The Motion Sickness
Jerry spends an entire set telling personal anecdotes — but there’s nothing funny about them. “The only joke,” he says, closing out his set, “is myself.”
One day, Kramer notices that he’s been suffering a terrible malaise for the longest time. Not only is he no longer praying, he is no longer even thinking of God. Deciding to end this horrible feeling, he goes to church and steps in a confessional. “Father,” he says, “I am beginning to worry that I no longer feel God’s love not because I have done evil, nor because He is angry with me, but because He is not there at all.” The priest is silent for an awkward moment, then says, “I have been fearing the same thing my whole life.” There is another moment of silence, then a stifled sob.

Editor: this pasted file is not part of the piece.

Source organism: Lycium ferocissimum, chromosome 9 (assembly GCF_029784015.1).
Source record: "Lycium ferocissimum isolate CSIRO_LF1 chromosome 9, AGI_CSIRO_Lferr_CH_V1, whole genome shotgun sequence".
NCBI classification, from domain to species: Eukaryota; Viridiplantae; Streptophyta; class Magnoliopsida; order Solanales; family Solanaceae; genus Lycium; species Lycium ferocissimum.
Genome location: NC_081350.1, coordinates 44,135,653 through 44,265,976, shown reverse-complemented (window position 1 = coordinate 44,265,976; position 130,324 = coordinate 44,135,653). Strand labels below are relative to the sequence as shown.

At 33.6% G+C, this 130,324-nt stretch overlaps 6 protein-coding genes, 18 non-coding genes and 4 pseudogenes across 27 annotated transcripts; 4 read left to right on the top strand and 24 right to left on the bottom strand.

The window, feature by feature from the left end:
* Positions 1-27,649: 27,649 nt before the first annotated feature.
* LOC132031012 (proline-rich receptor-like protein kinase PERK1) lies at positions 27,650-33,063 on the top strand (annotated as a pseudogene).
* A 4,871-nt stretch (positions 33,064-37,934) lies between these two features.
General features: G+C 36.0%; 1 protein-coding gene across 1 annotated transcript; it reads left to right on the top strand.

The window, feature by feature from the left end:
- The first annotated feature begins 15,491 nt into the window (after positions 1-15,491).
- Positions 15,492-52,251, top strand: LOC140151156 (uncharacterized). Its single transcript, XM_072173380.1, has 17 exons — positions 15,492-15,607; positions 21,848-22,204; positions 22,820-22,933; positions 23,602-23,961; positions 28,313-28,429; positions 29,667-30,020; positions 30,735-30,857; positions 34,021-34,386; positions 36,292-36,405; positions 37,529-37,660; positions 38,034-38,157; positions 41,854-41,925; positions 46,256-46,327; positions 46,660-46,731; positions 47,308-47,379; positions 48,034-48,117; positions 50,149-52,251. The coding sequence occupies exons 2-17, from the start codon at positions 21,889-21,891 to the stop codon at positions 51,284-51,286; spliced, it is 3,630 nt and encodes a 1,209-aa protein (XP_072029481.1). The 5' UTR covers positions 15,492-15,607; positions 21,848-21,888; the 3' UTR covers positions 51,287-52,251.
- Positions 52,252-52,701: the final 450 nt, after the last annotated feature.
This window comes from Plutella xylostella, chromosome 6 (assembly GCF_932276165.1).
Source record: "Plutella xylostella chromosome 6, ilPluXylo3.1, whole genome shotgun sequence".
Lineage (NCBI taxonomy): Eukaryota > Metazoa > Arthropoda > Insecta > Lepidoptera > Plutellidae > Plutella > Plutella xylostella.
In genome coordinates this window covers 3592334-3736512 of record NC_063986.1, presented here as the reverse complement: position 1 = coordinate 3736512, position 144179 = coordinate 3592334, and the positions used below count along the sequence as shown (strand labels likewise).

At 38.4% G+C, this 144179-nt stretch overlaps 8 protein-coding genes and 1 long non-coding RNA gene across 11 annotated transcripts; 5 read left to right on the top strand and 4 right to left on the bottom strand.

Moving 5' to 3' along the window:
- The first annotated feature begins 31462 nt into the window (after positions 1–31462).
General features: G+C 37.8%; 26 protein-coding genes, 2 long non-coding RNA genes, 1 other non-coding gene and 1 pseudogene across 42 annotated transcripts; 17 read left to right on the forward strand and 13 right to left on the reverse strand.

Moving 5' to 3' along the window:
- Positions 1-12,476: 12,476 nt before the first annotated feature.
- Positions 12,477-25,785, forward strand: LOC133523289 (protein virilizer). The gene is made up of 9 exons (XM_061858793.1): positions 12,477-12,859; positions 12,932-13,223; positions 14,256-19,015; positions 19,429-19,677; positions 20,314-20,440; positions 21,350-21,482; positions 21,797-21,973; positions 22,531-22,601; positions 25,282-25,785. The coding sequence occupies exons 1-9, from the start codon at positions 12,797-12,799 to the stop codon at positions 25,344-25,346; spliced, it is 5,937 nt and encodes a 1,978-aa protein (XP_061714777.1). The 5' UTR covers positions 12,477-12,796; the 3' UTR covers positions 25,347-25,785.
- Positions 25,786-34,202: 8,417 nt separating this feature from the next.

When George takes the Staten Island Ferry on a particularly windy day, he comes down with an incurable case of motion sickness. The queasiness sets upon him again when he takes the subway, so he starts taking taxicabs everywhere. When one cabbie drives far too erratically, he is similarly unable to ride anywhere by car. Soon, he is unable to walk, stand, or even lie down without feeling an extraordinary nausea. It is only during the autopsy that his family learns he was walking around obliviously for ten days after his appendix ruptured.
Elaine gets her hair styled in a new way, which turns out to have been a terrible mistake.